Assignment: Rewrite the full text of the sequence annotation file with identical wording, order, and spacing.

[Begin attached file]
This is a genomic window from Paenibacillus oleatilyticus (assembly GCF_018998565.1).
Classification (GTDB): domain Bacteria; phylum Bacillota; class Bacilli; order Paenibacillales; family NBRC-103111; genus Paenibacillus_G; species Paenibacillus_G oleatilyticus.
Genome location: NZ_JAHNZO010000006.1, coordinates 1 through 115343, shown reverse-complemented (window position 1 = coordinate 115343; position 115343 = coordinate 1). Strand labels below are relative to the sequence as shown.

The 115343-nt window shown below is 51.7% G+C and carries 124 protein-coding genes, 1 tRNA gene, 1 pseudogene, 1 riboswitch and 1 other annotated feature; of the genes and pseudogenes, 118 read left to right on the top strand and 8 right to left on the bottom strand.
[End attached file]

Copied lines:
This is a genomic window from Paenibacillus oleatilyticus (assembly GCF_018998565.1).
Classification (GTDB): domain Bacteria; phylum Bacillota; class Bacilli; order Paenibacillales; family NBRC-103111; genus Paenibacillus_G; species Paenibacillus_G oleatilyticus.
Genome location: NZ_JAHNZO010000006.1, coordinates 1 through 115343, shown reverse-complemented (window position 1 = coordinate 115343; position 115343 = coordinate 1). Strand labels below are relative to the sequence as shown.

The 115343-nt window shown below is 51.7% G+C and carries 124 protein-coding genes, 1 tRNA gene, 1 pseudogene, 1 riboswitch and 1 other annotated feature; of the genes and pseudogenes, 118 read left to right on the top strand and 8 right to left on the bottom strand.